Setting out on her mission to bring Christmas to the room, she eyed the mantel wall first.  The fireplace, flanked by glass-front cabinets and two high windows, would substitute for a tree, she decided.  Humming along with the music, adding a waltzing step every now and then as she worked, she spread silver garland and glowing colored lights across the mantel and the tops of the cabinets.  She added carefully spaced clusters of glass ornaments, shining spheres of red, green and gold, along with blown glass figurines of angels, stars and Father Christmas, all well-remembered from her childhood.  When she’d achieved just the desired effect, she hung the delicate gold star that had always topped the tree, in the center of the chimney.
Going to the other end of the room, she spread a shawl of fringed red velvet on the piano, just as her mother had done every year, and placed an open book of carols on the music rack.  Finally, she took her father's violin from its case and gently nestled it in the folds of the shawl, laying the bow carefully across the strings.  Stepping back, she let out a sigh of satisfaction.  She had paid tribute to the past, mindful of the obvious changes; but she’d also taken a step toward future Christmases.
          Finally, she positioned the figurines facing the fireplace where the little wooden shed waited, well out of harm's way, on the hearth.  Mary and Joseph with the donkey near the front door, the shepherds and their flock of three sheep on the piano bench, and the wise men with their camel on the table next to Pop's chair.  The solitary ox rested in the stable, next to the tiny cross-legged manger filled with paper straw.  The figure of the newborn baby with his outstretched arms she tucked on the mantel near the heralding angel, hidden from sight for now.  Gazing back at the travelers journeying toward her, she laughed softly.  She was truly home for Christmas, as she had never expected to be again.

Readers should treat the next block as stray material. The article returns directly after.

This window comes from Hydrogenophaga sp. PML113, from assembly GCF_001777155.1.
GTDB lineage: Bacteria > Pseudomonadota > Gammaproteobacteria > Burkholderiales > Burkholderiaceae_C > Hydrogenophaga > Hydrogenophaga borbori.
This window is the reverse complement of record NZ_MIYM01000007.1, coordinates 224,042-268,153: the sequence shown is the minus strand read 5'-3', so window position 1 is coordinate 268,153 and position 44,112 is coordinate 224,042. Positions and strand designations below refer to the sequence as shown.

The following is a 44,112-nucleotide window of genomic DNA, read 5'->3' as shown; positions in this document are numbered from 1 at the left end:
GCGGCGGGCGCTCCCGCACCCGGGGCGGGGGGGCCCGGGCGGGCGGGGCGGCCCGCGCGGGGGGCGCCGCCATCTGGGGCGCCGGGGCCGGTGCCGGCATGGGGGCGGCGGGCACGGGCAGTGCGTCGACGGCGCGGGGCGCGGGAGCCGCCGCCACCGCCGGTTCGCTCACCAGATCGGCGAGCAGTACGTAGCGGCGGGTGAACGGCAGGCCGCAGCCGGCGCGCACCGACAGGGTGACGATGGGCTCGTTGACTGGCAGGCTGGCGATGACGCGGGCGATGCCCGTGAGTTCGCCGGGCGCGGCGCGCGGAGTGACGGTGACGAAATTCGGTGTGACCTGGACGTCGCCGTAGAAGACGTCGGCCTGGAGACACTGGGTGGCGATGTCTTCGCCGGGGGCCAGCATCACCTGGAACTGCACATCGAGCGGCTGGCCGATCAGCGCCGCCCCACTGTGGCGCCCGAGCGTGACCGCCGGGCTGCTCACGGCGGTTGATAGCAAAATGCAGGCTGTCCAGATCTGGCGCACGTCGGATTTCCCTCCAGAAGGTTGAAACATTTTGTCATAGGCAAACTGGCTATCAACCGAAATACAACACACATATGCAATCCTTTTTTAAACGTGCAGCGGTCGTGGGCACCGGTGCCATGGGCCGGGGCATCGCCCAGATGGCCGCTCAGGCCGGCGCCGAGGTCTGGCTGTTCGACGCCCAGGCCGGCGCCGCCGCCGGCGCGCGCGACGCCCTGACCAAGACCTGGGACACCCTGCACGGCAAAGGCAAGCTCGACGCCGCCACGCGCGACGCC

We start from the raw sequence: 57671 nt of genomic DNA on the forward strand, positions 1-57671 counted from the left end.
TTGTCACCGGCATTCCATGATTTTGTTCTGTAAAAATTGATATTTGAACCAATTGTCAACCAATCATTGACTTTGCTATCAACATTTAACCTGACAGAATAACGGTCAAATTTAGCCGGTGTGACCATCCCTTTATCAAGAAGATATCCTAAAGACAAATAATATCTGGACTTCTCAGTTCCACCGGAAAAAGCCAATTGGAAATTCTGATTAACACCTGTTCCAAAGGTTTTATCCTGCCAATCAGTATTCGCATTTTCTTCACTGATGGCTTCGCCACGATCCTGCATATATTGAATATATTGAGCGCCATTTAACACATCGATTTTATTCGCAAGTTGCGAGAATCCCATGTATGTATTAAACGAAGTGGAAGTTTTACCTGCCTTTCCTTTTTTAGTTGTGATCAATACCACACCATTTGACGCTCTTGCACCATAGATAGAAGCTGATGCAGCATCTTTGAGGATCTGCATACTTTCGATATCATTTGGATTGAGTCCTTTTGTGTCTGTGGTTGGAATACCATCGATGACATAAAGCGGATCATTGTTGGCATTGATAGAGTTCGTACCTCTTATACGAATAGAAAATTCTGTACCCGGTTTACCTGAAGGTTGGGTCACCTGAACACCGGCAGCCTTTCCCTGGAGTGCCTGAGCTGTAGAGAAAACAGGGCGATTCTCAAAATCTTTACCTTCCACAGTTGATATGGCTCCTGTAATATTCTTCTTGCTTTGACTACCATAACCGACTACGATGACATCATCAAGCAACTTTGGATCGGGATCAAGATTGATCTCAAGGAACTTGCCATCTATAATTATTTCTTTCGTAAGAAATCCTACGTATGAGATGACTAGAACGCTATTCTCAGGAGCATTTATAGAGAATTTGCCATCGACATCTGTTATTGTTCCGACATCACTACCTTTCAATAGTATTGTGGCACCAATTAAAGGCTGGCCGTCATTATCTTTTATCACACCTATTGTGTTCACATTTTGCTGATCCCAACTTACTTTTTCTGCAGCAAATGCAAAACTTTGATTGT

Monday, October 17, 2016

So Long, Farewell. . .

No, I'm not quitting this blog thing. I'm not going on a trip, moving, or even going shopping. But my laptop is going on a little trip to be repaired, and for possibly as long a week--Horrors!--I'll be without connection to what for me is the outside world. So I thought one last post before the darkness descends might be appropriate.

As most of you who stop in here know, I'm the sole caregiver for my recently disabled husband. Life changes in an instant, but it takes a lot longer to settle into all the newness brought on by that change. After almost two years since the first of what we now look at as a series of events leading to the "big fall," both of us are more or less settled. We don't leave the house together often and when we do it's a bit of an event just getting out the door. We don't have much social life beyond our church family, not that we've had much of one since we moved to Kansas over 15 years ago. But now it's down to an hour or so here and there between John's Bible Study and Sunday morning worship. I make the necessary trips around town for errands and to buy groceries. Otherwise, we're here together 24/7, which is really not a bad thing at all. In the past, we both worked from home and learned how to share our space without driving each other mad. We're good. John has his television and music, and I have the internet, and we have each other.